Distinguished Service Medal, G.VI.R. (P/MX.69704 T. C. Gordon, A/Ch. Mtr. Mechanic) impressed naming, nearly extremely fine
D.S.M. London Gazette 21 October 1941 “For courage and skill in an attack on an enemy convoy in the English Channel in which one supply ship was sunk and three other enemy ships were damaged.”
On the night of 8th/9th September, 1941, a German convoy consisting of two heavily laden merchant ships with an escort of trawlers and E or R boats, attempted the passage of the Straits of Dover. Coastal Forces were still sadly short of boats and only three were available to intercept the convoy - M.T.B. 35 (Lt. Cdr. E. N. Pumphrey, R.N., commanding the force), M.T.B. 218 (Lt. C. E. Bonnell, R.C.N.V.R.) and a Norwegian boat M.T.B. 54 (Lt. P. E. Danielsen, R. Nor. N.). It was also known that M.G.B.’s 43 (Lt. P. F. S. Gould, R.N.) and 52 (Lt. W. G. B. Leith, R.N.V.R.) were at sea in the Varne area and would probably make contact with the enemy and shadow and report them.
Contact was made at 11.30 pm and in the ensuing exchange M.T.B. 35 was hit three or four times after releasing an unsuccessful salvo of torpedoes. The action was furious but the enemy had so far escaped with little damage. M.T.B. 218 having expended her torpedoes returned to Dover. Shortly after midnight M.T.B. 35 joined up with M.T.B. 54 and started on what proved to be a long, stern chase.
Meanwhile the M.G.B.’s of Gould and Leith had found the convoy and engaged it with guns and depth charges. Gould set about the merchant ship as well as the trawler, and it is evident that the enemy was becoming rapidly demoralised by his determination. The escort were firing in all directions and it appeared that at times the trawlers were engaging their own E /R boats. The two M.G.B.’s finally broke off the engagement at 2.55 a.m. and set off towards home.
The M.G.B.’s had provided a good distraction which allowed Pumphrey and Danielsen to press home their torpedo attack. At two o'clock M.T.B. 54 turned northward to an attacking course and fired her torpedoes at about 1,200 yards. She then made smoke and disengaged to port. ln the words of Lt.Cdr. Pumphrey in M.T.B. 35: “We ran on through the smoke and emerged to find four E boats converging on our starboard bow. However our blood was now well up and we were going to make certain of it. At 600 yards the merchantman was sitting across tiIe sights like a row of houses and the E boats were far too close and hitting us hard and often. The time had come to fire and as I pulled the levers I saw the target obliterated by a great black column of water and wreckage. 54's torpedo had hit square amidships and mine was wasted.”
“I turned sharp to port away from the E boats and found myself almost on top of a trawler. At 100 yards she was hitting us altogether too hard. Both wing engines coughed, spluttered and stopped. Then a 3-inch shell blew half the stern off and a big petrol fire started amidships. The steering was shot to pieces by the aft hit and only the centre engine remained running. Out of control, we were circling slowly to starboard towards the trawler which was Iying stopped. We tried steering with buckets but without success, so I had to stop. There didn't seem to be a lot of future.”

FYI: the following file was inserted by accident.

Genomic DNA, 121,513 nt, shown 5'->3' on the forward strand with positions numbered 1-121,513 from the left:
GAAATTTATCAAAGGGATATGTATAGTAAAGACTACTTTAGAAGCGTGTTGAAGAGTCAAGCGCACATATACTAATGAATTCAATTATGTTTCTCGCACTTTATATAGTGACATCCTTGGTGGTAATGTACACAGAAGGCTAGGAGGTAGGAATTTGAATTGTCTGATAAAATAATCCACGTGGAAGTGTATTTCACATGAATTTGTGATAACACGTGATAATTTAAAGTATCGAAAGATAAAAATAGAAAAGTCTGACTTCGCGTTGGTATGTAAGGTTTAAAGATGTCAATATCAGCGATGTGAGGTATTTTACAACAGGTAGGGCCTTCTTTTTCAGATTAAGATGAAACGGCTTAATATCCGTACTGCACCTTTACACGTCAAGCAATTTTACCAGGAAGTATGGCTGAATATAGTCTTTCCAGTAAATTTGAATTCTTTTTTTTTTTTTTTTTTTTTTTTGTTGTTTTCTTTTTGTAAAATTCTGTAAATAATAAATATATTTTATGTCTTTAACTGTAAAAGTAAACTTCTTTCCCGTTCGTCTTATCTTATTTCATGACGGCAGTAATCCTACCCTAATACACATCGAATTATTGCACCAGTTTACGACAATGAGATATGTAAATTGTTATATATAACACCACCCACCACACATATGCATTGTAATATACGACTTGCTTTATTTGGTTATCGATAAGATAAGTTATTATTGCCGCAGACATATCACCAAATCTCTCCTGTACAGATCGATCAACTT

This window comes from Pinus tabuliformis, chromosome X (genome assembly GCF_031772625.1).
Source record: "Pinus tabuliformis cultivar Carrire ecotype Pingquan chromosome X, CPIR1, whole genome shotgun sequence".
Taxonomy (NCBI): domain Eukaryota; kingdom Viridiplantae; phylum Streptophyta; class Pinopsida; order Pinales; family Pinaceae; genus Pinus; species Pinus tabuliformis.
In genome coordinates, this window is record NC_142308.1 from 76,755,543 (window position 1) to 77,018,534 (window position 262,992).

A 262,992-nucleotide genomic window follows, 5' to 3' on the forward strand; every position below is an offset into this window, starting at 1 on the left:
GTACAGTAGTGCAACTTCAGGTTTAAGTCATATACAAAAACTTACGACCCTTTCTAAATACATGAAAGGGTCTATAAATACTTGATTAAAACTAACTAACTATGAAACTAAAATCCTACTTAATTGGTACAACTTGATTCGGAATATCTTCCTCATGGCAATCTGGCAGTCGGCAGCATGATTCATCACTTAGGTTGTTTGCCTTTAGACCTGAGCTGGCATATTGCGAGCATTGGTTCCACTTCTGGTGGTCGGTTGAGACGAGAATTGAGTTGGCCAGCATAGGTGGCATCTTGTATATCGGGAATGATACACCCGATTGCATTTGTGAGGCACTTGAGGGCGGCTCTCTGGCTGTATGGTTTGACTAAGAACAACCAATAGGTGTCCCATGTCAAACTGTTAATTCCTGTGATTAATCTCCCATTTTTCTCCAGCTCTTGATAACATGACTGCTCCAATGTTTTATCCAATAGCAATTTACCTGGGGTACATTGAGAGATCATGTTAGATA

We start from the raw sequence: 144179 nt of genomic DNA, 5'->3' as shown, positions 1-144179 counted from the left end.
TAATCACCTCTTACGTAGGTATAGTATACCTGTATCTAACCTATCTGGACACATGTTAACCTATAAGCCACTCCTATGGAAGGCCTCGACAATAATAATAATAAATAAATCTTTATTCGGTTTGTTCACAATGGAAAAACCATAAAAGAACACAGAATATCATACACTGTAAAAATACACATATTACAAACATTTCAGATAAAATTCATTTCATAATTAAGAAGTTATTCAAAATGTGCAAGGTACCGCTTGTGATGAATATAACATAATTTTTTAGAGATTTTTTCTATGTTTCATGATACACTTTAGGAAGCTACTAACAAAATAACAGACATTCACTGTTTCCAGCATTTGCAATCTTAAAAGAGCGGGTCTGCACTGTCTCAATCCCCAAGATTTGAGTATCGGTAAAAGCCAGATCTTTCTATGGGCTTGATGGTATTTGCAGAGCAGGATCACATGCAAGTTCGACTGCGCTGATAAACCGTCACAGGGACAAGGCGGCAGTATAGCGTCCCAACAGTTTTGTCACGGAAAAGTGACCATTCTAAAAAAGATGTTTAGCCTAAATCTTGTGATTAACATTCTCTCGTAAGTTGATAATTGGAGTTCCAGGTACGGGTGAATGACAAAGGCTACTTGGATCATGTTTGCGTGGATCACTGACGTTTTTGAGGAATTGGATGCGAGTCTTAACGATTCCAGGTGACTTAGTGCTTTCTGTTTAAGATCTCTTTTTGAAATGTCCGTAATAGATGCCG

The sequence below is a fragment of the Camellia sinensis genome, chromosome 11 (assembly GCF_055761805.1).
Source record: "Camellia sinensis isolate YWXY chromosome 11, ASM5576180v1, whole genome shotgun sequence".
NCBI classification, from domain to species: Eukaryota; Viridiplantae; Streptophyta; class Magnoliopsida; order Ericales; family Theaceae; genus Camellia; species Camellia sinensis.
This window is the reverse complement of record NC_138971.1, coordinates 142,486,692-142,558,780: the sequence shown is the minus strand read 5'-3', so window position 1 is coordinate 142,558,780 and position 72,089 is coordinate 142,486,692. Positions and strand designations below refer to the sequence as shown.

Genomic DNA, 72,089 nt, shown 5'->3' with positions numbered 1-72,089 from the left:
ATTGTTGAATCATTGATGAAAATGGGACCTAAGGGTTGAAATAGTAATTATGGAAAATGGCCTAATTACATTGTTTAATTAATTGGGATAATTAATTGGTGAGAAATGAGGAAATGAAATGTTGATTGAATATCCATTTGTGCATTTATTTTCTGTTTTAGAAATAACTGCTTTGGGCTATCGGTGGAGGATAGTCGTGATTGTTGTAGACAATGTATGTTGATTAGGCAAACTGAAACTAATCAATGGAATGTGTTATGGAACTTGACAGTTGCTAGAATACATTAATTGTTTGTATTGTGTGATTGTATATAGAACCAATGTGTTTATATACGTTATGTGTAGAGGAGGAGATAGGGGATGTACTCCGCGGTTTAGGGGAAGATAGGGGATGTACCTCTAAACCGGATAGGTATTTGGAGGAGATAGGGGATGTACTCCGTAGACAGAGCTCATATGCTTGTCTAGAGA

Adrift without power and steering, with 700 gallons of petrol loose in the bilge and burning, M.T.B. 35 came under attack from the Trawlers guns and an E boat. These were repulsed by A.B. Carruthers at the point-fives who was firing beautifully, with precision and economy. The petrol fire had now been extinguished and the Cox'n, Hadley, was labouring to repair the steering.
“Meanwhile another complication had entered our life.”, continues Pumphrey. “In flooding the tank spaces with methyl bromide an error had been made and the engine-room had also been filled with the poisonous gas, and now the engine-room staff were tumbling up on deck gasping and retching, almost unconscious. Lt. Tate organised artificial respiration for them and had a good deal of success. After a very few minutes Gordon, the motor mechanic, was able to stagger back to his engines, and the stokers were not far behind him. Constantly vomiting and on the verge of unconsciousness, these men laboured away at the engines to such good effect that they were soon able to report that, in addition to the centre engine, I could have the port when I wanted it. This, however was no use without steering-gear and, as we awaited the results of Hadley’s labours, our darkest moment came. The four E boats which had first engaged us had, for some obscure reason, lain off at about 800 yards, stopped. They now started engines, formed up and steered slowly down our starboard side. I reckoned the time had come when all hope must be abandoned and the boat destroyed. The life-boat was cleared away and floated alongside, and I gave orders to abandon ship as soon as the E boats opened fire. I was to remain to restart the petrol fire. But to our amazement the E boats cruised past us at a range of 400 yards without firing a shot!”
“Then everything went right. Hadley reported that we could steer after a fashion, the third engine was got going and, with Gillings and Jakes Iying on their tummies and holding the tiller on to a flat one-eighth of an inch deep, we swerved off into the night on a most erratic course for home.” (Ref. The Battle of The Narrow Seas by Lt. Cdr. Peter Scott, R.N.)
One D.S.C., two D.S.M.’s and two M.I.D.’s were awarded to the crew of M.T.B. 35 for this, the first great M.T.B. action in the Dover Strait.